COMPASS measures healthy weight and obesity using Body Mass Index (BMI). BMI is a calculation that compares a person’s height to their weight:

BMI = weight in kg / height in meters2.

BMI indicates whether a person is over, under, or within a healthy body weight range.  COMPASS uses the BMI Classification system provided by the international obesity task force*, which is based on age and sex adjusted BMI cut-points.

Table: BMI Classification according to the international obesity task force
Category ...if their age and sex adjusted BMI cut-point is:
Healthy weight <25
Overweight <25 and <30
Obese <30

*Cole, T. J., Bellizzi, M. C., Flegal, K. M., & Dietz, W. H. (2000). Establishing a standard definition for child overweight and obesity worldwide: International survey. British Medical Journal, 320(7244), 1240-1243.

Why is obesity a health issue?

Obesity is strongly associated with a number of serious health complications, such as:

  • type 2 diabetes
  • high blood pressure
  • asthma
  • arthritis
  • general poor health
  • reduced life expectancy.1

Compared to healthy-weight or overweight adolescents, adolescents who are obese are at a substantially higher risk of becoming severely obese as adults.2 Although the health issues listed above often manifest in adulthood, we are seeing some of these health problems emerge in obese children and adolescents.3

For adolescent girls, obesity doubles the risk for developing high-level nicotine addiction.4

Obese adolescents are often stigmatized, teased, and bullied. As a result it is not uncommon for these youth to experience:

  • psychological stress
  • low self-esteem
  • poor body image
  • vulnerability to depression
  • suicidal ideation.5

Adolescent obesity has also been linked to poorer academic performance.6,7

Schools are in a unique position to help reduce the number of youth who are obese. Contact your local public health professionals listed in your School Health Profile to get ideas on how your school can take action.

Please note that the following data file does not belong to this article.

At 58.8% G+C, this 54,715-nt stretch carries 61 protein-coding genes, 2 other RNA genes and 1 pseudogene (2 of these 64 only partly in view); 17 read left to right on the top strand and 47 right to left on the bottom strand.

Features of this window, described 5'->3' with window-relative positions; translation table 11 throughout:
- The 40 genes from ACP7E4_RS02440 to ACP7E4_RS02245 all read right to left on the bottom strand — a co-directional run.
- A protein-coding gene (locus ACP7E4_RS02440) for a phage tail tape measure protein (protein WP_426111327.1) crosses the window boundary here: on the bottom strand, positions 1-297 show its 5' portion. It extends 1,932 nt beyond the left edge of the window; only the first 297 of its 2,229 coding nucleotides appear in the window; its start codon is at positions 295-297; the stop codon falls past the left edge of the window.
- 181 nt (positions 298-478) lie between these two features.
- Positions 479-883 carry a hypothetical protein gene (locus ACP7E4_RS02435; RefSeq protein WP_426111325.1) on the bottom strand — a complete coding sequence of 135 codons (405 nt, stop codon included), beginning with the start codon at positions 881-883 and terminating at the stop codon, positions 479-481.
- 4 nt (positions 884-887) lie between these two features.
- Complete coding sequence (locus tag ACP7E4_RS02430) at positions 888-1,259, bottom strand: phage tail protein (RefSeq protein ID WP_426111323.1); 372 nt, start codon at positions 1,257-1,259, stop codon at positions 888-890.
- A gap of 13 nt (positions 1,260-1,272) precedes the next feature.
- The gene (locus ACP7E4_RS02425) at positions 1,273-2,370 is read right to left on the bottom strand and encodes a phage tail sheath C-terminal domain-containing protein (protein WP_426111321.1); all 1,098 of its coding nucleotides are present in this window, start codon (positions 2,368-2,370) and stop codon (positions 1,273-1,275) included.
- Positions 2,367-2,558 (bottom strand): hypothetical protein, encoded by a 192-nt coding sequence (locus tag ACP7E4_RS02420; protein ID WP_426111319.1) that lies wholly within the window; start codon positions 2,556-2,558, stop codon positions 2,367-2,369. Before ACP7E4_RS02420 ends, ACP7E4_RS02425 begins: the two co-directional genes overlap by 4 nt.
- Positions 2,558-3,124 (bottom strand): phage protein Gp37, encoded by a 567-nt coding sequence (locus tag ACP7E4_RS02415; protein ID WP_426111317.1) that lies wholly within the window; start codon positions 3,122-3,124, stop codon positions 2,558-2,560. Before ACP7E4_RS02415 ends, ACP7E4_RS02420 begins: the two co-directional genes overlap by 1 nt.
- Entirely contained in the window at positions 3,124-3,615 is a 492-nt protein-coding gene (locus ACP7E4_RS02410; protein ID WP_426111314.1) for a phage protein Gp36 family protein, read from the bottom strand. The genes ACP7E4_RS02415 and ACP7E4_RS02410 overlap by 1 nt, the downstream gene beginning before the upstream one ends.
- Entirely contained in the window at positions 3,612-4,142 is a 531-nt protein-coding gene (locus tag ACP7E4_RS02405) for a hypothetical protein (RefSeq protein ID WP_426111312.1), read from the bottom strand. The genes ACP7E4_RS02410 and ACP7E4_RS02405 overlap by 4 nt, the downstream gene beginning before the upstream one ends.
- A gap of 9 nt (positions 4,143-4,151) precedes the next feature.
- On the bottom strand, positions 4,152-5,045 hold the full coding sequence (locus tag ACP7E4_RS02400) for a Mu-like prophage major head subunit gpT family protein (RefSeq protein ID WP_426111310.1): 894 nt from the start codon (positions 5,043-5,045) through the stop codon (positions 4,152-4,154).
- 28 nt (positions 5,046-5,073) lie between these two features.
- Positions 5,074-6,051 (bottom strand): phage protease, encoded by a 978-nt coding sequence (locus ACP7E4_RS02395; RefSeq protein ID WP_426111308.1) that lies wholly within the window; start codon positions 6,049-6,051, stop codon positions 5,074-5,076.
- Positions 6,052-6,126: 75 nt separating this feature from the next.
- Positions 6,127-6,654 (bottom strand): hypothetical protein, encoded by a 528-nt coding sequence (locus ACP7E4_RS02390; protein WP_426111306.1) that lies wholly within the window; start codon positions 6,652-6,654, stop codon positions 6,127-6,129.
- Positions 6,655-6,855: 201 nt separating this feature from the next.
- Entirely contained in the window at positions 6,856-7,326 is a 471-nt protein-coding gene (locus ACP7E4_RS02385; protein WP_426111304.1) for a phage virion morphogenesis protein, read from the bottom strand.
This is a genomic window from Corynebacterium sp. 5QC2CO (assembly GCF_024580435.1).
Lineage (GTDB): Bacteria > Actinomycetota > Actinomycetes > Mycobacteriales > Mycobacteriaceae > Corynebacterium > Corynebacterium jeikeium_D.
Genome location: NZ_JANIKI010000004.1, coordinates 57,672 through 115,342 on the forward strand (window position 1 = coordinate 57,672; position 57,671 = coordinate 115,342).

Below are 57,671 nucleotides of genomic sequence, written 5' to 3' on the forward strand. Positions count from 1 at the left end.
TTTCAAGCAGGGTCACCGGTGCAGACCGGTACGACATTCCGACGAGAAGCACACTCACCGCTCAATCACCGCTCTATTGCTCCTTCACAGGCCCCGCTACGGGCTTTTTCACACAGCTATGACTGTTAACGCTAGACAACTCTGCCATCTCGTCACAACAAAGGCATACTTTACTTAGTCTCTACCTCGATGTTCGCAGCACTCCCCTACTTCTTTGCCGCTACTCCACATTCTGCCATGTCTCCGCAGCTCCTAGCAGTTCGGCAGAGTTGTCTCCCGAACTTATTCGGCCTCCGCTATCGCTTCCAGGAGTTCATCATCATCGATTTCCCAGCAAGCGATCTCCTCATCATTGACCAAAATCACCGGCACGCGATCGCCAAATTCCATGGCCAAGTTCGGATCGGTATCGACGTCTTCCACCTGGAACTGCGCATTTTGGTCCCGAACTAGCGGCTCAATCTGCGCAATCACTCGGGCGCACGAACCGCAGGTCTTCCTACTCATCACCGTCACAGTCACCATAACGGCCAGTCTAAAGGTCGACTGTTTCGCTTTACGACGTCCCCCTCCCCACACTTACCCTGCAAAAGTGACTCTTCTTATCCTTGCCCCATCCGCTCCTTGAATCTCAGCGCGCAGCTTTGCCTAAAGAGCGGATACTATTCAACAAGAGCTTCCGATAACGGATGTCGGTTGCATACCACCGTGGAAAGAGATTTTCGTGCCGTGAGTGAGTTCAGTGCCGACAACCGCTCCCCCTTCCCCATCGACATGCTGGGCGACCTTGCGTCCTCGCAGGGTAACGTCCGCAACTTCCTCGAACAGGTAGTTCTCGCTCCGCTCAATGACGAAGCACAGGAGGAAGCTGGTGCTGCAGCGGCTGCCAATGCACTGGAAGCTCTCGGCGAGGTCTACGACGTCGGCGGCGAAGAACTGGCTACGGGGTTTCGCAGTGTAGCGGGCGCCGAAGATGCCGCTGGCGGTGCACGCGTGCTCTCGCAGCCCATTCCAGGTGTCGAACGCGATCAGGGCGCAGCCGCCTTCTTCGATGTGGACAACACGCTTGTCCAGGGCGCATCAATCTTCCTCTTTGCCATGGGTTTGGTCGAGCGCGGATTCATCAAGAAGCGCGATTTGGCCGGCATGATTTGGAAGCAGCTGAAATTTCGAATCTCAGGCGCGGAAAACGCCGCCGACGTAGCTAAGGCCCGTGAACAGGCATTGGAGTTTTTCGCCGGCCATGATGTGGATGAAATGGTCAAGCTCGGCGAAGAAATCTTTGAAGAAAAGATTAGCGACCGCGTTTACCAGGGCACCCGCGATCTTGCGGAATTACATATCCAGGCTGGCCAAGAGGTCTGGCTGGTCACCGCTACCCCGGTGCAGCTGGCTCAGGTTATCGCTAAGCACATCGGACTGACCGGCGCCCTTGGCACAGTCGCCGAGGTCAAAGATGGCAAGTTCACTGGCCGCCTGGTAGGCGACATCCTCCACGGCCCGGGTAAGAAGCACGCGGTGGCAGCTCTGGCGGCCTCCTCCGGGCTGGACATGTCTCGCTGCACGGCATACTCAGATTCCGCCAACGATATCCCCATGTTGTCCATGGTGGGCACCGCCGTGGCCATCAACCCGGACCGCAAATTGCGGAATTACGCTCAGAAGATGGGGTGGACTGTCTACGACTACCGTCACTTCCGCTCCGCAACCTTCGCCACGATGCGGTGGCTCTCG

back to top

References

1Mokdad, A. H., Ford, E. S., Bowman, B. A., Dietz, W. H., Vinicor, F., Bales, V. S., & Marks, J. S. (2003). Prevalence of obesity, diabetes, and obesity-related health risk factors, 2001. Journal of the American Medical Association, 289(1), 76-79.

2The, N. S., Suchindran, C., North, K. E., Popkin, B. M., & Gordon-Larsen, P. (2010). Association of adolescent obesity with risk of severe obesity in adulthood. Journal of the American Medical Association, 304(18), 2042-2047.

3Cali, A. M. G., & Caprio, S. (2008). Obesity in children and adolescents. Journal of Clinical Endocrinology & Metabolism, 93, S31-S36.

4Hussaini, A. E., Nicholson, L. M., Shera, D., Stettler, N., & Kinsman, S. (2011). Adolescent obesity as a risk factor for high-level nicotine addiction in young women. Journal of Adolescent Health, 49, 511-517.

5Puhl, R. M., & Latner, J. D. (2007). Stigma, obesity, and the health of the nation’s children. Psychological Bulletin, 133(4), 557-580.

6Taras, H., & Potts-Datema, W. (2005). Obesity and student performance at school. Journal of School Health, 75(8), 291-295.

7Kristjánsson, A. L., Sigfúsdottir, I., D., Allegrante, J. P., & Helgason, Á. R. (2009). Adolescent health behavior, contentment in school, and academic achievement. American Journal of Health Behavior, 33(1), 69-79.

back to top